• Benefits can be paid for a maximum of 26 weeks in most States.

  • Additional weeks of benefits may be available during times of high unemployment (see Extended Benefits). Some States provide additional benefits for specific purposes.

  • Benefits are subject to Federal income taxes and must be reported on your Federal income tax return. You may elect to have the tax withheld by the State Unemployment Insurance agency. (back to Topics)

Benefit Denials

When can benefit payments be denied?

There are many reasons for denying benefit payments. The following is a list of some common reasons for denial:

  • Voluntarily leaving work without good cause. Benefit payments can be paid if you quit under certain circumstances depending on your state's laws.

  • Being discharged for misconduct connected with work. Misconduct is an intentional or controllable act or failure to take action, which shows a deliberate disregard of the employer's interests.

  • Not being able to work or available for work. You must be able, ready and willing to accept a suitable job.

  • Refusing an offer of suitable work.

  • Knowingly making false statements to obtain benefit payments.

What can I do if I still feel I am entitled to Unemployment Benefits?

While Federal laws pertaining to Unemployment Insurance include only broad requirements state laws must contain, it is up to each state to make determinations of eligibility based on its own laws. Only your State Workforce Agency can make a determination to pay or deny benefits.

Therefore, it is extremely important that you file an appeal and/or request reconsideration of your determination according to your state's Unemployment laws and procedures.

To find contact information for your state's Workforce Agency, click here. (back to Topics)

Unemployment Insurance Extended Benefits


Extended Benefits are available to workers who have exhausted regular unemployment insurance benefits during periods of high unemployment. The basic Extended Benefits program provides up to 13 additional weeks of benefits when a State is experiencing high unemployment. Some States have also enacted a voluntary program to pay up to 7 additional weeks (20 weeks maximum) of Extended Benefits during periods of extremely high unemployment.


Extended Benefits may start after an individual exhausts other unemployment insurance benefits.

Not everyone who qualified for regular benefits qualifies for Extended Benefits. The State agency will advise you of your eligibility for Extended Benefits.


The weekly benefit amount of Extended Benefits is the same as the individual received for regular unemployment compensation.

The total amount of Extended Benefits that an individual could receive may be fewer than 13 weeks (or fewer than 20 weeks).

Filing A Claim

When a State begins an Extended Benefit period, it notifies those who have received all of their regular benefits that they may be eligible for Extended Benefits. You may contact the State Unemployment Insurance agency to ask whether Extended Benefits are available. (back to Topics)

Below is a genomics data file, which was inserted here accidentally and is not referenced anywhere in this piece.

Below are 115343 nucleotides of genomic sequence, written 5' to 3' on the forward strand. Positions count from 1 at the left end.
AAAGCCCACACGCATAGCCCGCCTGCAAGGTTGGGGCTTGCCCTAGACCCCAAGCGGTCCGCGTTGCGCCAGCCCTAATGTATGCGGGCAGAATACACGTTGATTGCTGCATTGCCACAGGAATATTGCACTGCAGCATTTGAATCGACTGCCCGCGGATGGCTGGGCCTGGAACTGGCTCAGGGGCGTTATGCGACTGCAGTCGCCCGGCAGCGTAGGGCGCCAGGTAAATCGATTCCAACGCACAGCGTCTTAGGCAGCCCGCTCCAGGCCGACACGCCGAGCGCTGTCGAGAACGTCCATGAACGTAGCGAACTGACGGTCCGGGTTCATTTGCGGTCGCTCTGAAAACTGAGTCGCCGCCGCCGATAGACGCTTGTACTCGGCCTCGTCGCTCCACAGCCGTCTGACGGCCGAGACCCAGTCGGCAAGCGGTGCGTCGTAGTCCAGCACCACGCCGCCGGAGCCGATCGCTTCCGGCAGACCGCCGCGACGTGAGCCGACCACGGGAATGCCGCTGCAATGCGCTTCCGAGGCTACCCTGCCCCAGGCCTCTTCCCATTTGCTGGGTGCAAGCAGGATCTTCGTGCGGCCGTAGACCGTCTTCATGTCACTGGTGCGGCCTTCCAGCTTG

Self-Employment Assistance


Self-Employment Assistance offers dislocated workers the opportunity for early re-employment. The program is designed to encourage and enable unemployed workers to create their own jobs by starting their own small businesses. Under these programs, States can pay a self-employed allowance, instead of regular unemployment insurance benefits, to help unemployed workers while they are establishing businesses and becoming self-employed. Participants receive weekly allowances while they are getting their businesses off the ground.

This is a voluntary program for States and, to date, Delaware, Maine, Maryland, New Jersey, New York, Oregon and Pennsylvania have Self-Employment Assistance programs. The State Workforce Agency web sites for these states can be accessed here.


Generally, in order to receive these benefits, an individual must first be eligible to receive regular unemployment insurance under State law. Individuals who have been permanently laid off from their previous jobs and are identified (through a State's profiling system) as likely to exhaust regular unemployment benefits are eligible to participate in the program.

Individuals may be eligible even if they are engaged full-time in self-employment activities - including entrepreneurial training, business counseling, and technical assistance.


Self-employment allowances are the same weekly amounts as the worker's regular unemployment insurance benefits. Participants work full-time on starting their business instead of looking for wage and salary jobs.

Filing A Claim

You should contact the State Unemployment Insurance agency as soon as possible after becoming unemployed. At the time you file your claim you should ask whether a Self-Employment Assistance program operates in your State.  (back to Topics)

Withholding Tax Information on UI Benefit Payments

  • All UI benefits received after 1978 are taxable as income by the Internal Revenue Service.

  • On December 8, 1994, Public Law 103-465, known as the General Agreement on Tariffs and Trade (GATT), was signed into law by the President. GATT required States to implement a program offering claimants for unemployment benefits the option of having Federal Income taxes withheld from their benefit payments, versus having to pay the entire amount, when filing their tax returns. Claimants were given this option beginning with tax year 1997.

  • Effective 8/7/01: a flat Federal tax rate of 10% of the benefits paid can be withheld from each payment at the claimant's request.

  • Internal Revenue Service Form 1099G must be provided by the State to the claimant by January 31, showing the total amount of benefits paid and the amount of taxes withheld for the previous tax year.

  • References include: UIPL 38-01; UIPL 10-99; UIPL 32-96; UIPL 17-95 and UIPL 17-95, Change 1; Section 702 of Public Law (PL) 103-465; Section 11, Internal Revenue Service Publication 15, Circular E, Employer's Tax Guide; IRS Form 945, Annual Return of Withheld Federal Income Tax; and IRS Form 945-A, Annual Record of Federal Tax Liability. 

  • For more detailed tax information check here.  (back to Topics)